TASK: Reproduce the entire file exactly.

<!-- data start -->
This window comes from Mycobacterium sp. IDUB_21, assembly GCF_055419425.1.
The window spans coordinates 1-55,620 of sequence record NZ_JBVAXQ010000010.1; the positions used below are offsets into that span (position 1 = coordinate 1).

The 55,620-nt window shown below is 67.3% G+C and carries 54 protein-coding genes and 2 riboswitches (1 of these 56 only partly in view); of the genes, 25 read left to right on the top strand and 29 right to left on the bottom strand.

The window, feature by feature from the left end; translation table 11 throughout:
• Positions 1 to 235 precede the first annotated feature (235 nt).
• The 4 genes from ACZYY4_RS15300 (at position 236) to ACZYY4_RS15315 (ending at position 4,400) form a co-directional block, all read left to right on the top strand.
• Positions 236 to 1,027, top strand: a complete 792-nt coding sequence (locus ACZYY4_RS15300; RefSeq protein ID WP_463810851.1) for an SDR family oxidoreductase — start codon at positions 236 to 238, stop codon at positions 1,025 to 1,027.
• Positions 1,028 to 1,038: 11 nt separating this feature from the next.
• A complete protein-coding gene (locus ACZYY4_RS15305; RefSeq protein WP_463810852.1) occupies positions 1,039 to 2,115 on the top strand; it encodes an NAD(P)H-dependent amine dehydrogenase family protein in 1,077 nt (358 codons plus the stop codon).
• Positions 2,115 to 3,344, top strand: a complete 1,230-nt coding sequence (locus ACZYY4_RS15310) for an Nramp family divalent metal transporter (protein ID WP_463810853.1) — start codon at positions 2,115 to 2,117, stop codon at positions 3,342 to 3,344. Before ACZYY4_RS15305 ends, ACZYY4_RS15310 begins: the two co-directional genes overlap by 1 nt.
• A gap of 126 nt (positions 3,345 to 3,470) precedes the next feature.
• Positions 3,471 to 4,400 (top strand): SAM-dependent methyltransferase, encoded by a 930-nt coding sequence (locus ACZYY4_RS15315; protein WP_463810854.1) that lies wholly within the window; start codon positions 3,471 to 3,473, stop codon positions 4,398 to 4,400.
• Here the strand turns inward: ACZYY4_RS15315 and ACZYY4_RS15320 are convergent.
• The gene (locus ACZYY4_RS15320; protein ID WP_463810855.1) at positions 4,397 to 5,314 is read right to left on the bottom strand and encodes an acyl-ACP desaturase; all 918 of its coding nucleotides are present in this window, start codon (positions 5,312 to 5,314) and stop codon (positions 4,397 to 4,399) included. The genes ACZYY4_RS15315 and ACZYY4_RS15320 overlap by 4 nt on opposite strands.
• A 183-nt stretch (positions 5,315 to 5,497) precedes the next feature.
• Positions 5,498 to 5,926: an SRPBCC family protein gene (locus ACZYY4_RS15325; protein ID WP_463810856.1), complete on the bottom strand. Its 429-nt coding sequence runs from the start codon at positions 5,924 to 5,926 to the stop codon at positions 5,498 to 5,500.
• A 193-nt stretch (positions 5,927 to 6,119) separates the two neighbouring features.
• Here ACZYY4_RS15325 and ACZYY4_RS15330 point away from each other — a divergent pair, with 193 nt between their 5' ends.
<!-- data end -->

This window comes from Mycobacterium sp. IDUB_21, assembly GCF_055419425.1.
The window spans coordinates 1-55,620 of sequence record NZ_JBVAXQ010000010.1; the positions used below are offsets into that span (position 1 = coordinate 1).

The 55,620-nt window shown below is 67.3% G+C and carries 54 protein-coding genes and 2 riboswitches (1 of these 56 only partly in view); of the genes, 25 read left to right on the top strand and 29 right to left on the bottom strand.

The window, feature by feature from the left end; translation table 11 throughout:
• Positions 1 to 235 precede the first annotated feature (235 nt).
• The 4 genes from ACZYY4_RS15300 (at position 236) to ACZYY4_RS15315 (ending at position 4,400) form a co-directional block, all read left to right on the top strand.
• Positions 236 to 1,027, top strand: a complete 792-nt coding sequence (locus ACZYY4_RS15300; RefSeq protein ID WP_463810851.1) for an SDR family oxidoreductase — start codon at positions 236 to 238, stop codon at positions 1,025 to 1,027.
• Positions 1,028 to 1,038: 11 nt separating this feature from the next.
• A complete protein-coding gene (locus ACZYY4_RS15305; RefSeq protein WP_463810852.1) occupies positions 1,039 to 2,115 on the top strand; it encodes an NAD(P)H-dependent amine dehydrogenase family protein in 1,077 nt (358 codons plus the stop codon).
• Positions 2,115 to 3,344, top strand: a complete 1,230-nt coding sequence (locus ACZYY4_RS15310) for an Nramp family divalent metal transporter (protein ID WP_463810853.1) — start codon at positions 2,115 to 2,117, stop codon at positions 3,342 to 3,344. Before ACZYY4_RS15305 ends, ACZYY4_RS15310 begins: the two co-directional genes overlap by 1 nt.
• A gap of 126 nt (positions 3,345 to 3,470) precedes the next feature.
• Positions 3,471 to 4,400 (top strand): SAM-dependent methyltransferase, encoded by a 930-nt coding sequence (locus ACZYY4_RS15315; protein WP_463810854.1) that lies wholly within the window; start codon positions 3,471 to 3,473, stop codon positions 4,398 to 4,400.
• Here the strand turns inward: ACZYY4_RS15315 and ACZYY4_RS15320 are convergent.
• The gene (locus ACZYY4_RS15320; protein ID WP_463810855.1) at positions 4,397 to 5,314 is read right to left on the bottom strand and encodes an acyl-ACP desaturase; all 918 of its coding nucleotides are present in this window, start codon (positions 5,312 to 5,314) and stop codon (positions 4,397 to 4,399) included. The genes ACZYY4_RS15315 and ACZYY4_RS15320 overlap by 4 nt on opposite strands.
• A 183-nt stretch (positions 5,315 to 5,497) precedes the next feature.
• Positions 5,498 to 5,926: an SRPBCC family protein gene (locus ACZYY4_RS15325; protein ID WP_463810856.1), complete on the bottom strand. Its 429-nt coding sequence runs from the start codon at positions 5,924 to 5,926 to the stop codon at positions 5,498 to 5,500.
• A 193-nt stretch (positions 5,927 to 6,119) separates the two neighbouring features.
• Here ACZYY4_RS15325 and ACZYY4_RS15330 point away from each other — a divergent pair, with 193 nt between their 5' ends.